The whip-poor-will

8 Aug

I’ve spent many hours now, compiling a list of all the threatened and endangered species that may have a range that intersects with the property.   I’ll be posting the status sheets and information on the endangered birds, mammals, plants, amphibians and fish.  I’ll also be listing which of the threatened species we have discovered finding sanctuary on our property.  Hope there are a lot of success stories to tell… 

I can start with our first “success” story – the Whip-poor-will.  This bird, though rarely seen, continues to drive us crazy at night as it continually hoots it’s very loud and mournful cry, seemingly throughout the night. 

 

The Whip-poor-will is usually found in areas with a mix of open and forested areas, such as open woodlands or openings in more mature, deciduous, coniferous and mixed forests. It forages in these open areas and uses forested areas for roosting (resting and sleeping) and nesting. It lays its eggs directly on the forest floor, where its colouring means it will easily remain undetected by visual predators.  Although Whip-poor-wills were once widespread throughout the central Great Lakes region of Ontario, their distribution in this area is now fragmented. The Whip-poor-will migrates to Mexico and Central America, where it stays throughout the cold Canadian winter. A couple of interesting notes – Whip-poor-will chicks seem to hatch near full moons, giving parents more light for foraging so they can supply the extra energy demands of their rapidly-growing brood.  Whip-poor-wills only call at dusk and on cloudless, nights.   We’ll have to check that out the next time we are kept awake by this bird.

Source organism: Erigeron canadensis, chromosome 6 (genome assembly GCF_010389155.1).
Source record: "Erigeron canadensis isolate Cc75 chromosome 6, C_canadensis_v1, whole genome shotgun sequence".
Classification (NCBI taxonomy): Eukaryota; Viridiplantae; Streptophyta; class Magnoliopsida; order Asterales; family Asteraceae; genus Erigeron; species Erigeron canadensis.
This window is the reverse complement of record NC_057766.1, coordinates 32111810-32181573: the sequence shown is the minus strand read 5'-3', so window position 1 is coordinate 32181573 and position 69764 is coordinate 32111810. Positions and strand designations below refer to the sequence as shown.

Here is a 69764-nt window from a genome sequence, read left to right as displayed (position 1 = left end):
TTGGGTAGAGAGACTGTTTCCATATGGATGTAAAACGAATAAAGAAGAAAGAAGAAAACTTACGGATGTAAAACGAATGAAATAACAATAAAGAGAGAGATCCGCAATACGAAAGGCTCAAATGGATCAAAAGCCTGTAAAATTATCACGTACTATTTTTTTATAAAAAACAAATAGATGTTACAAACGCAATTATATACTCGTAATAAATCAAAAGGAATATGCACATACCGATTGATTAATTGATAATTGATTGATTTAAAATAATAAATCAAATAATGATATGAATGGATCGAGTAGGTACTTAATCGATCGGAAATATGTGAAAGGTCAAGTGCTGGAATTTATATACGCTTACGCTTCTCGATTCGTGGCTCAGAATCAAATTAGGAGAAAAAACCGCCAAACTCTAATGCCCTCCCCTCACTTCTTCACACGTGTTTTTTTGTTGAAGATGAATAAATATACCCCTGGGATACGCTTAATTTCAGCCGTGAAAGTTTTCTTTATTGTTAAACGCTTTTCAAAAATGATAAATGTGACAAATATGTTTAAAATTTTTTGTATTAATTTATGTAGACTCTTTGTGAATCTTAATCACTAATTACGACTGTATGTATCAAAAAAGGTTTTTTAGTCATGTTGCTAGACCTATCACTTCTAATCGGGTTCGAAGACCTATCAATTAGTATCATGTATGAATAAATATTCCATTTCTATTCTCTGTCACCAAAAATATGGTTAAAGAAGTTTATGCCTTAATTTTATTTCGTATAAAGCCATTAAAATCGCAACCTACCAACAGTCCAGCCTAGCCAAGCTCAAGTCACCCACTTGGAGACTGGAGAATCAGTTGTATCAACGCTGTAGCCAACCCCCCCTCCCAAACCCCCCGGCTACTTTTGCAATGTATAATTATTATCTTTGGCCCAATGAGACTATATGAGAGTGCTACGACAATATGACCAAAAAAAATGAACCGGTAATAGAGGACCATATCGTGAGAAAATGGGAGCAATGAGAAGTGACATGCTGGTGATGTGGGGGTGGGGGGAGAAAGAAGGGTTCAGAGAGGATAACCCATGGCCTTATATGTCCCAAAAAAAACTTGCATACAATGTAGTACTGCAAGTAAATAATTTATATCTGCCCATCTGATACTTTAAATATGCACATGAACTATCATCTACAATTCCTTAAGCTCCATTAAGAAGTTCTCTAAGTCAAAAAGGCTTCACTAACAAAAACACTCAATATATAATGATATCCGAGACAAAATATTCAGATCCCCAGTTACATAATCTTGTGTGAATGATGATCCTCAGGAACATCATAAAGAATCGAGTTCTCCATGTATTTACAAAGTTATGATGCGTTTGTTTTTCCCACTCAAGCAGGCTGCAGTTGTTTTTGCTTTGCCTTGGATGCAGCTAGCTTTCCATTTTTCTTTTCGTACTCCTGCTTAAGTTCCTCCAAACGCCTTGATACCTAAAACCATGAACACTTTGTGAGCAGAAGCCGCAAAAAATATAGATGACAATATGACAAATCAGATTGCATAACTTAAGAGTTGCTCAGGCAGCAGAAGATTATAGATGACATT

Advertisements

Leave a Reply

Fill in your details below or click an icon to log in:

WordPress.com Logo

You are commenting using your WordPress.com account. Log Out / Change )

Twitter picture

You are commenting using your Twitter account. Log Out / Change )

Facebook photo

You are commenting using your Facebook account. Log Out / Change )

Google+ photo

You are commenting using your Google+ account. Log Out / Change )

Connecting to %s

%d bloggers like this: